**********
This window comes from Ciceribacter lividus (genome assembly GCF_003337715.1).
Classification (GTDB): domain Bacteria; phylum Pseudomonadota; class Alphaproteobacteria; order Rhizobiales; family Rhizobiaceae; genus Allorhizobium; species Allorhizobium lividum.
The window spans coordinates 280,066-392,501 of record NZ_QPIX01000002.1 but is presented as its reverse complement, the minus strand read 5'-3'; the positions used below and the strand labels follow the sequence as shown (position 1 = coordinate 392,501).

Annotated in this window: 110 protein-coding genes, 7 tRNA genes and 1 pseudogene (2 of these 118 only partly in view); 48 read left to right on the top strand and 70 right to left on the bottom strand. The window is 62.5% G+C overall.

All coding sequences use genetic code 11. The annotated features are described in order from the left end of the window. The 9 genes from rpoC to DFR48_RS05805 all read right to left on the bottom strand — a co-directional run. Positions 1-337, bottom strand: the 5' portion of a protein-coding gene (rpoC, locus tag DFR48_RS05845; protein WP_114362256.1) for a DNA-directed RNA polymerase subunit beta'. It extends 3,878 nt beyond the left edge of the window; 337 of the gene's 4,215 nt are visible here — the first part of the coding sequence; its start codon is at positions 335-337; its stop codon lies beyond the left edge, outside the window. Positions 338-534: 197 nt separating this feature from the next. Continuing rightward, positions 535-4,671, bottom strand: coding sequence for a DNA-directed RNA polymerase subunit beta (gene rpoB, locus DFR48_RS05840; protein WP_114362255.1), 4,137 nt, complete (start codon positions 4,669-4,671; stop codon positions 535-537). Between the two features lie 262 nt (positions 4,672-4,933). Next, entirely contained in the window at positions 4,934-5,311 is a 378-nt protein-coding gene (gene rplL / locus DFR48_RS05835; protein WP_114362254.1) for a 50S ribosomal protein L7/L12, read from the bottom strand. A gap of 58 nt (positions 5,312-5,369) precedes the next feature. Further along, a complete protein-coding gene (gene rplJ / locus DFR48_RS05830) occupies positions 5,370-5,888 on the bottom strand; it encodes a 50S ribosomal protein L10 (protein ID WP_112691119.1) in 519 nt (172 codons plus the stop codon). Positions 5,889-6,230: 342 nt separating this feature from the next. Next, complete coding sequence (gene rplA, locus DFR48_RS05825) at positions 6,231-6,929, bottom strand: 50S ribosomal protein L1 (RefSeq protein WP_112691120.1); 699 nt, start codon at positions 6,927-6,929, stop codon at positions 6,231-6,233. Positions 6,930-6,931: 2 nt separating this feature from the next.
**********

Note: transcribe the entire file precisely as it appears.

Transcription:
This window comes from Ciceribacter lividus (genome assembly GCF_003337715.1).
Classification (GTDB): domain Bacteria; phylum Pseudomonadota; class Alphaproteobacteria; order Rhizobiales; family Rhizobiaceae; genus Allorhizobium; species Allorhizobium lividum.
The window spans coordinates 280,066-392,501 of record NZ_QPIX01000002.1 but is presented as its reverse complement, the minus strand read 5'-3'; the positions used below and the strand labels follow the sequence as shown (position 1 = coordinate 392,501).

Annotated in this window: 110 protein-coding genes, 7 tRNA genes and 1 pseudogene (2 of these 118 only partly in view); 48 read left to right on the top strand and 70 right to left on the bottom strand. The window is 62.5% G+C overall.

All coding sequences use genetic code 11. The annotated features are described in order from the left end of the window. The 9 genes from rpoC to DFR48_RS05805 all read right to left on the bottom strand — a co-directional run. Positions 1-337, bottom strand: the 5' portion of a protein-coding gene (rpoC, locus tag DFR48_RS05845; protein WP_114362256.1) for a DNA-directed RNA polymerase subunit beta'. It extends 3,878 nt beyond the left edge of the window; 337 of the gene's 4,215 nt are visible here — the first part of the coding sequence; its start codon is at positions 335-337; its stop codon lies beyond the left edge, outside the window. Positions 338-534: 197 nt separating this feature from the next. Continuing rightward, positions 535-4,671, bottom strand: coding sequence for a DNA-directed RNA polymerase subunit beta (gene rpoB, locus DFR48_RS05840; protein WP_114362255.1), 4,137 nt, complete (start codon positions 4,669-4,671; stop codon positions 535-537). Between the two features lie 262 nt (positions 4,672-4,933). Next, entirely contained in the window at positions 4,934-5,311 is a 378-nt protein-coding gene (gene rplL / locus DFR48_RS05835; protein WP_114362254.1) for a 50S ribosomal protein L7/L12, read from the bottom strand. A gap of 58 nt (positions 5,312-5,369) precedes the next feature. Further along, a complete protein-coding gene (gene rplJ / locus DFR48_RS05830) occupies positions 5,370-5,888 on the bottom strand; it encodes a 50S ribosomal protein L10 (protein ID WP_112691119.1) in 519 nt (172 codons plus the stop codon). Positions 5,889-6,230: 342 nt separating this feature from the next. Next, complete coding sequence (gene rplA, locus DFR48_RS05825) at positions 6,231-6,929, bottom strand: 50S ribosomal protein L1 (RefSeq protein WP_112691120.1); 699 nt, start codon at positions 6,927-6,929, stop codon at positions 6,231-6,233. Positions 6,930-6,931: 2 nt separating this feature from the next.